CASP2023: The Great Nurdle Hunt
This summer I will be involved in The Great Nurdle Hunt:
This initiative started in 2013 by an environmental charity called Fidra (https://www/Fidra.org.uk) working to reduce plastic waste and chemical pollution in the environment. This citizen science project aims to register nurdle finds and uses this information, together with scientific evidence and research best practices, to start the dialogue with the industry and government in order to end the ‘nurdle’ pollution into our environment.
The idea is to register the finds of nurdles along the beaches. I will start in June during my cycling trip along beaches of Scotland, England and Belgium.
CASP2020: Cycling for the Awareness of a Sustainable Planet
The idea of CASP started early spring 2019. Although the intention of taking a sabbatical was in my mind for several years. Taking some months of leave to make a big cycling tour was a dream I was playing with already longer.
The tour itself was inspired by the fantastic television series “Rond de Noordzee” from Arnout Hauben and Lander Deweer. Even before I saw the series, by reading the book I immediately knew where my cycling tour was heading. Especially, since the North Sea and the Channel has been kind of my working area during the last 10 years. I have been several times on research vessels, together with my Belgium, French and English colleagues working on our innovative instruments to facilitate a new biological monitoring of the water quality.
Within CASP2020 the focus will be on the origin of litter. Litter is collected 4 times a year at defined sandy beaches by different European partners according to the OSPAR protocol. An area of 100 m. along the shore, from the feet of the dunes towards the lower sea level is searched and litter is collected and categorized into many defined items. Based on these monitoring trends become visible showing increasing or decreasing volume and number of items and shifts in type of litter found on the beaches. The origin may be clear by looking at the items (fishing rope etc.) or based on labels which can be identified. But from a substantial part the origin remains unidentified. Think of small plastic bags, caps, strings, ropes, cotton but sticks…… etc.
The Idea is, when the source (litter from shipping, river or sewage waste) is known, it is easier to identify the polluters and to address them.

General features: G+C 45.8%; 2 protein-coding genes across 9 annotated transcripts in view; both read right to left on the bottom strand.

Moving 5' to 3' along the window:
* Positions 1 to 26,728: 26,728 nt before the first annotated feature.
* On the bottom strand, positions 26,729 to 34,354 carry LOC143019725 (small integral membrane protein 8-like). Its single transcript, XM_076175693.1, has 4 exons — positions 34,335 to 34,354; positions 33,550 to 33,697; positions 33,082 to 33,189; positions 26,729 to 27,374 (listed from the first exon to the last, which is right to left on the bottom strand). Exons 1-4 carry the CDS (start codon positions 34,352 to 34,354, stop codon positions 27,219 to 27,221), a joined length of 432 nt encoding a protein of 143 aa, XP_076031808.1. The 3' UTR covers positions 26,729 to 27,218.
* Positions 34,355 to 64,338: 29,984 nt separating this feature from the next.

For CASP2020 a new method of identifying the origin of litter is used, namely the origin will be established by the Diatoms (algae) growing or being attached to the litter. When the litter originates from the river input, freshwater diatoms are expected to dominate the samples, while litter which has been only in sea, will carry marine species.
Since it is important to define which litter comes from the river input, I will mainly focus on small plastic items found on sandy beaches near the estuaries of main rivers flowing into the North Sea, Channel and Kattegat. As a reference also some “marine orientated” beaches will be monitored in the same way. After monitoring the beaches following the OSPAR protocol, subsamples of small items will be collected. These items will be send to the Rijkswaterstaat Laboratory in Lelystad and will be analyzed after the whole tour.
North Sea Cycle route
My cycling tour will follow the North Sea Cycle route. The EuroVelo 12 route is a circuit around the coastlines of the countries that border the North Sea and has been internationally designed and financially supported by the European Community . The North Sea Cycle Route was officially opened in 2001 and in 2003 awarded a Guinness world record certificate as being the world’s longest cycle route. The start will be in IJmuiden, since I have been raised there and my father and big fan still lives there. From there I follow the route clockwise. So I will go to Belgium, Northern France, UK (including the Isles), Norway (Bergen), Sweden, Denmark, Germany and finally back to the Netherlands